This is a guest blog post by Anthony Carroll. Anthony is founding director of Acorus Capital, a private equity fund investing in Africa, and a vice president of Manchester Trade Limited, an international business advisory firm. He has over forty years of experience working with Africa and is an adjunct professor at Johns Hopkins School of Advanced International Studies.
House Foreign Affairs Chairman Ed Royce’s unexpected announcement of his plans to retire from Congress has given us pause to reflect upon his African legacy. In my thirty-two years in Washington, I cannot think of any House member that has had such a broad and deep impact on Africa as Royce. There were many House members who championed discreet issues in Africa whether apartheid (Howard Wolpe), hunger (Mikey Leland), Sudan (Frank Wolfe), trade (Charlie Rangel, Jim McDermott, and Phil Crane) and human rights (Don Payne and Chris Smith) but none has had such broad impact .
Ed arrived in Congress in 1993 following a meteoric rise to political prominence representing his native Orange County in the California House. Among his initial committee assignments was to the prestigious House Foreign Affairs Committee (HFAC) where Chairman Ben Gilman asked him to chair the Africa subcommittee. In that post, Royce recognized the opportunity to bring focus to the oft-neglected continent and hired Tom Sheehy, an experienced Africanist (today Tom is staff director for HFAC).
Among Royce’s African accomplishments was as an original sponsor of the Africa Growth and Opportunity Act (AGOA). Congressmen Royce and Payne built an iron clad bipartisan coalition along with their Ways and Means Committee colleagues and pushed a reluctant Clinton Administration to eventually support the bill’s passage in 2000.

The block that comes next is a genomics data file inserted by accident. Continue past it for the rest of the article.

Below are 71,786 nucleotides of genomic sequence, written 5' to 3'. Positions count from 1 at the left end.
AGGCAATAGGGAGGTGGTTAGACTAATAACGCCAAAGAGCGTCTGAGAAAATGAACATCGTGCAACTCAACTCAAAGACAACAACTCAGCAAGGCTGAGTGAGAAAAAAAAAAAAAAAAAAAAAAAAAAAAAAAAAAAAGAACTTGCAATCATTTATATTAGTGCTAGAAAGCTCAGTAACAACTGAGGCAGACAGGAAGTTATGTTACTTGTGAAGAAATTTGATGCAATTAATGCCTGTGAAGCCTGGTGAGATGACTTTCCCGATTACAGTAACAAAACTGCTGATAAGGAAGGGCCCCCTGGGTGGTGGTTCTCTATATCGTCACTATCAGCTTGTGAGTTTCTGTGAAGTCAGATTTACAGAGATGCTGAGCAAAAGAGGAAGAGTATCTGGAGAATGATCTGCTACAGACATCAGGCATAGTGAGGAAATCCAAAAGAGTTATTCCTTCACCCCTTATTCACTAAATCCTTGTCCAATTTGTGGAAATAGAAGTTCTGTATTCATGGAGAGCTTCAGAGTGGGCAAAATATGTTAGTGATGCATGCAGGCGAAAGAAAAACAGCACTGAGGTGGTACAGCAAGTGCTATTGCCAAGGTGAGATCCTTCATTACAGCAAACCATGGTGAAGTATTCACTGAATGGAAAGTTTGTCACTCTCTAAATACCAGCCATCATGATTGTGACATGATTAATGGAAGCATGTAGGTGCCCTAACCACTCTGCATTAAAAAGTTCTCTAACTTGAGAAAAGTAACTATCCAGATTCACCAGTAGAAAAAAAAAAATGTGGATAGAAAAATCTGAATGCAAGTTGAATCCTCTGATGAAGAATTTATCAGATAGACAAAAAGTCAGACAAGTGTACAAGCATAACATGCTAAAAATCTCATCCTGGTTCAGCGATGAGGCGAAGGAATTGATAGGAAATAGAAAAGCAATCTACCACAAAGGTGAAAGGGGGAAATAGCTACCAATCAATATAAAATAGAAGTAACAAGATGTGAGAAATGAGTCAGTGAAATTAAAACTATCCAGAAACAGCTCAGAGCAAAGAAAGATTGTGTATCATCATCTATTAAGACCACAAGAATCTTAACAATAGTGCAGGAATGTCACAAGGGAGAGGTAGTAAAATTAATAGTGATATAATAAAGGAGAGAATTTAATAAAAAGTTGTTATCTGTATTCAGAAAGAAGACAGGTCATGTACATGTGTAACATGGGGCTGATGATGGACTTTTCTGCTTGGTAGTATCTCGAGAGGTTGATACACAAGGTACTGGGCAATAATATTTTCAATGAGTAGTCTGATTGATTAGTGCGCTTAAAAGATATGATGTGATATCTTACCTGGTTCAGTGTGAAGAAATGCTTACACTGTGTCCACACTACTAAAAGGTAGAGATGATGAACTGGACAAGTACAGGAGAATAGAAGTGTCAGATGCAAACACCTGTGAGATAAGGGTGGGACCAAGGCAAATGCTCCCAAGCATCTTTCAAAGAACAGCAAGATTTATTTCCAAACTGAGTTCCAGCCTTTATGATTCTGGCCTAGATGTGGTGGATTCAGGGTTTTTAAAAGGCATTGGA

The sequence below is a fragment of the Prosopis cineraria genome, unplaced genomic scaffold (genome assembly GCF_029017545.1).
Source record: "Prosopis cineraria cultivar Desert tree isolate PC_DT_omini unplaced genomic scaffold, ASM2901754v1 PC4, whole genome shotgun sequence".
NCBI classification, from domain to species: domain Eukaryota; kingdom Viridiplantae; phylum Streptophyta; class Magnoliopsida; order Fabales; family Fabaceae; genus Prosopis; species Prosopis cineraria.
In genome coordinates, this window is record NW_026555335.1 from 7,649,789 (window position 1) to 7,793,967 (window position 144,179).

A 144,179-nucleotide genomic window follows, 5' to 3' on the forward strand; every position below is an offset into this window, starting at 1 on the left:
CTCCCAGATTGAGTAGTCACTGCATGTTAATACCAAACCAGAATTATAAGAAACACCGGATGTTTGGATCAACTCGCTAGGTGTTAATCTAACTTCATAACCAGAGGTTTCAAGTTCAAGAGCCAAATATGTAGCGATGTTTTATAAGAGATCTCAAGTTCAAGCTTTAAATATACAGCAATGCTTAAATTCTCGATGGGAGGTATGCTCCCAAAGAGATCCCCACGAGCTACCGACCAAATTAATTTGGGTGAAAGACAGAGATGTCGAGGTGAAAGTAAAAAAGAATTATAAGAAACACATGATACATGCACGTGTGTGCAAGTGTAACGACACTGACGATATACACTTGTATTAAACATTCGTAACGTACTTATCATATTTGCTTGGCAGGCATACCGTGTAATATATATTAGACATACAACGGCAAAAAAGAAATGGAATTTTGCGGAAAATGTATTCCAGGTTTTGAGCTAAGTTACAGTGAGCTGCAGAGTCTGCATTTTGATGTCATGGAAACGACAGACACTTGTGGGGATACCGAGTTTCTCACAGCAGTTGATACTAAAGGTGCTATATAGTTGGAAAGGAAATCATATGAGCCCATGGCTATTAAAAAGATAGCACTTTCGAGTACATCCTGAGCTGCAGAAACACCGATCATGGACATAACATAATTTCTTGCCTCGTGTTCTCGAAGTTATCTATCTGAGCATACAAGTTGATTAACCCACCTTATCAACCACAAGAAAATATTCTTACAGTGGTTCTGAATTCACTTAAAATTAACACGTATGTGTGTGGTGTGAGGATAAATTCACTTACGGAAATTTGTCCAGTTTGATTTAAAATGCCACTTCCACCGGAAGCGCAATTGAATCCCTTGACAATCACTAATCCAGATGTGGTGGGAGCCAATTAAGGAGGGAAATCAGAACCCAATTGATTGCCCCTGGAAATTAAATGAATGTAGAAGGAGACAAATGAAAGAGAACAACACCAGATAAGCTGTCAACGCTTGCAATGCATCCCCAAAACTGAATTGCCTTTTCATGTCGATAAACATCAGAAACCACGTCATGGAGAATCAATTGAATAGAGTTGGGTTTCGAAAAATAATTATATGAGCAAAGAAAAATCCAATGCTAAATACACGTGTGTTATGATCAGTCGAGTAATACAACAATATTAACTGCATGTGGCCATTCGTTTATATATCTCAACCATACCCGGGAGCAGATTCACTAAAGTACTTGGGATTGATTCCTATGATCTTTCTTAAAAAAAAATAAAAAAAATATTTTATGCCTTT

Payne and Royce, while of very different political stripes, also co-chaired the House United Nations Caucus. In 1998 Royce joined Speaker Newt Gingrich in awarding the Congressional Gold Medal to Nelson Mandela. The following year, Royce co-led an International Republican Institute (IRI) election observer team to Nigeria where he and Colin Powell cautioned the country’s powerful military to remain in the barracks and respect the results. Imperfect as it might be, Nigeria now enjoys a thriving democracy. While the House once again shifted to Democratic control and Royce moved from the Africa subcommittee chairmanship, he rallied skeptical Republicans to pass and fund the Millennium Challenge Corporation (MCC), which embodies Royce’s deep commitment to promoting the rule of law in Africa.
Royce was willing to travel to dangerous and obscure African destinations. Witnessing the carnage caused in Liberia and Sierra Leone by Charles Taylor, Royce joined with Ambassador Susan Rice in hounding Taylor until his arrest in 2006. Royce elevated attention on both Taylor’s misdeeds and our special relationship with Liberia, which next week will celebrate its first transition to a newly elected president. His work in clearing up the civil wars in Sierra Leone and Liberia gave momentum to the Kimberly Process, which helped lead to the demise of the blood diamond trade.
When he assumed the HFAC chair five years ago, Royce crafted a deep bipartisan leadership model with the Committee’s ranking member Eliot Engel. Not since Lee Hamilton have we seen a Chairman exhibit such leadership. Royce maintained support for the agencies to which he provided oversight including Peace Corps, USAID, and OPIC, and he pushed the State Department to establish an effective inspector general. Certainly, Iran, Russia, and North Korea commanded the headlines but Royce never left Africa behind. He led the renewal of AGOA, sponsored legislation expanding U.S. assistance to develop Africa’s power supply, and thwarted the poaching of African wildlife and the illicit trade of its bounty.
Royce has always been driven by a desire to do the right thing and not let partisan politics or special interests get in the way. Indeed, there were few votes in Orange County that were swayed by African issues. He has been relentless in explaining the importance of Africa to his fellow members of Congress. Royce’s departure will not only be a loss for Africa’s presence in Washington but also for the long cherished notion that partisan politics ends at the American shoreline. Safari njema Mzee Royce.